Ken Burns, the premiere documentarian of Americana, tackles the life of Mark Twain, the first writer with a uniquely American voice. In this installment in Burns' "American Lives" series, the two 2-hour episodes explore a side of Twain that is unfamiliar to many. Widely regarded as the funniest person of the 19th century, Twain suffered through severe personal tragedies and lack of business sense that brought him to the brink of financial ruin on several occasions. Includes interviews with writers William Styron and Arthur Miller and actor Hal Holbrook (who has portrayed Twain in a one-man play each year for over 50 years).Written by
I was born the 30th of November, 1835, in the almost invisible village of Florida, Monroe County, Missouri... The village contained a hundred people and I increased the population by one per cent. It is more than many of the best men in history could have done for a town... There is no record of a person doing as much, not even Shakespeare. But I did it for Florida, Missouri, and it shows I could have done it for any place - even London, I suppose.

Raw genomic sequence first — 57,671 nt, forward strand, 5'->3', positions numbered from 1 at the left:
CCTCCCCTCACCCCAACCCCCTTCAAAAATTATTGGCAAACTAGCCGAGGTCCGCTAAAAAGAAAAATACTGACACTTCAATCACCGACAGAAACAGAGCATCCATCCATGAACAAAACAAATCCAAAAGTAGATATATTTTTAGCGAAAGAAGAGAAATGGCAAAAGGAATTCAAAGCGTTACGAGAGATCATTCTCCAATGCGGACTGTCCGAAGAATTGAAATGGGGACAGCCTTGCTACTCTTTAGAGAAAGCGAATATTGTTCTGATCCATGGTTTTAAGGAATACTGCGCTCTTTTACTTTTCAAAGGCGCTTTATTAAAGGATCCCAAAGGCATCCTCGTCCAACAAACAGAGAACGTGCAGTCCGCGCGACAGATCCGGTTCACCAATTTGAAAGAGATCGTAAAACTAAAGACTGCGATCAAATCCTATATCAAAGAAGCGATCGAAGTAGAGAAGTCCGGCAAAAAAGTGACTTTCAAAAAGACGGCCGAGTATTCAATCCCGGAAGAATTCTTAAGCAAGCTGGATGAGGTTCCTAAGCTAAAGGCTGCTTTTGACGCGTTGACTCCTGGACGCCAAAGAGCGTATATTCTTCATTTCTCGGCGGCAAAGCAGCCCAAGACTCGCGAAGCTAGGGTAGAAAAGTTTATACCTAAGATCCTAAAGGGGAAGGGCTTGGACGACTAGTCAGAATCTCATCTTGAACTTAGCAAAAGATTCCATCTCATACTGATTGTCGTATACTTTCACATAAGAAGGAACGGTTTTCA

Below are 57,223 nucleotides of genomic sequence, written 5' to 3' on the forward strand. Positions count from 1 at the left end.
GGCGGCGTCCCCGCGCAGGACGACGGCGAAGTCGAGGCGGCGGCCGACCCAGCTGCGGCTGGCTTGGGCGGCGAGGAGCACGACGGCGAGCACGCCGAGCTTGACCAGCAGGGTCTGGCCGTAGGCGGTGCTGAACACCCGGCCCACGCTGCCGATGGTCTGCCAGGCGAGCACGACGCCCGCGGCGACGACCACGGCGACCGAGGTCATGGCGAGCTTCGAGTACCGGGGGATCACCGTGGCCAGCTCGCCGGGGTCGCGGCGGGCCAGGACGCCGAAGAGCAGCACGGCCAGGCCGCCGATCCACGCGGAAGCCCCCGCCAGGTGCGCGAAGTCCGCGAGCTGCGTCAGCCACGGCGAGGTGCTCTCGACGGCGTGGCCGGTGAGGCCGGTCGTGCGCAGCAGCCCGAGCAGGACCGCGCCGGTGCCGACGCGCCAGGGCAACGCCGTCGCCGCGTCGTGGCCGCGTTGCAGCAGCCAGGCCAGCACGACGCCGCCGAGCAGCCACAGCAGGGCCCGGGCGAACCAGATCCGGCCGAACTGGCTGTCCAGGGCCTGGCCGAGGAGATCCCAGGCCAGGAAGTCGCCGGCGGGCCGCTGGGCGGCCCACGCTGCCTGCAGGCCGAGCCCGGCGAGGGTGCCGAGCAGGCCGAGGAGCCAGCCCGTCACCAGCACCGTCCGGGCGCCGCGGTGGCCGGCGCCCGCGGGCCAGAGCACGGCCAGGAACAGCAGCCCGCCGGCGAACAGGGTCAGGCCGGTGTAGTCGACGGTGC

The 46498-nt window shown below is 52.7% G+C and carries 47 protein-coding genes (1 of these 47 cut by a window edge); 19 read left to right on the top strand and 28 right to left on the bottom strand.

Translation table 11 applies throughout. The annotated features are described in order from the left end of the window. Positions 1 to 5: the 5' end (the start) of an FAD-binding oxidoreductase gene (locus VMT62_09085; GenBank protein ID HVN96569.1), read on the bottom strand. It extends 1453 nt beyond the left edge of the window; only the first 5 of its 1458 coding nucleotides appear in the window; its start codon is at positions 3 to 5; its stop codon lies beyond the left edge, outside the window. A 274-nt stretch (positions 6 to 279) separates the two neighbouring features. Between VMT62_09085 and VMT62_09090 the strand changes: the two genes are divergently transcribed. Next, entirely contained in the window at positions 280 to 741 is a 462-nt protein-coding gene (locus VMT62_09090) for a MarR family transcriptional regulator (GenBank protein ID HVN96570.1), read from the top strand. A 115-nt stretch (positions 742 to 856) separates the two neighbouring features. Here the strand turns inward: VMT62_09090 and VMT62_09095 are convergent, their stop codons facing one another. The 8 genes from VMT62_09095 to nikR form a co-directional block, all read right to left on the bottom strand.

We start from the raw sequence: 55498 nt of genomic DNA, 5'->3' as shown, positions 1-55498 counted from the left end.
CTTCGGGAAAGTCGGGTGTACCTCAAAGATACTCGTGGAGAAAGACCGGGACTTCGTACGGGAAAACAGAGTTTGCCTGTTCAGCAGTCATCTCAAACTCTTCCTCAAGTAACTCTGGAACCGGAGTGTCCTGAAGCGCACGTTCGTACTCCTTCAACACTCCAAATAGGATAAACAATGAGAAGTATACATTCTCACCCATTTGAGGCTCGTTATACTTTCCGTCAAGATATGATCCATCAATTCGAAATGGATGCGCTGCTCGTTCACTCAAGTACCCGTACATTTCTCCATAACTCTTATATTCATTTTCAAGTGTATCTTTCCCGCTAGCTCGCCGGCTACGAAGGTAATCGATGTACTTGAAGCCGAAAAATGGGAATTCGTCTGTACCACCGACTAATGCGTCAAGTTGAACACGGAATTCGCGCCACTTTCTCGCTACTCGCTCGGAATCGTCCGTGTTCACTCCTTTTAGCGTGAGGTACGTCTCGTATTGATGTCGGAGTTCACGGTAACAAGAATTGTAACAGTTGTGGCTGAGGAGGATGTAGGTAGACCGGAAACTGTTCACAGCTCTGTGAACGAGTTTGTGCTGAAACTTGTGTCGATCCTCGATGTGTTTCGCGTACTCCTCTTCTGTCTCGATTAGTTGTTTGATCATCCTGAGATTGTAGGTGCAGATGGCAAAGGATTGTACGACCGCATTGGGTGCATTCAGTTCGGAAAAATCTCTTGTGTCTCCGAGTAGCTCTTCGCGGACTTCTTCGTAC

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By far, a great documentary about a truly great American. I never knew there was so much more to Mark Twain than just a few books and a name. From a humble Christian beginning in Florida, Missouri; to a world known presence by his end, Twain was a remarkable human being.
Ken Burns couldn't have picked a better, single person or subject to do a documentary. Mark Twain had great humour, and Burns was able to capture this with powerfully wonderful stories and photos. Twain's life was not always humorous, it was filled with tragedy, both personally and financially.
He was humble though, until the end. We need more men like him.
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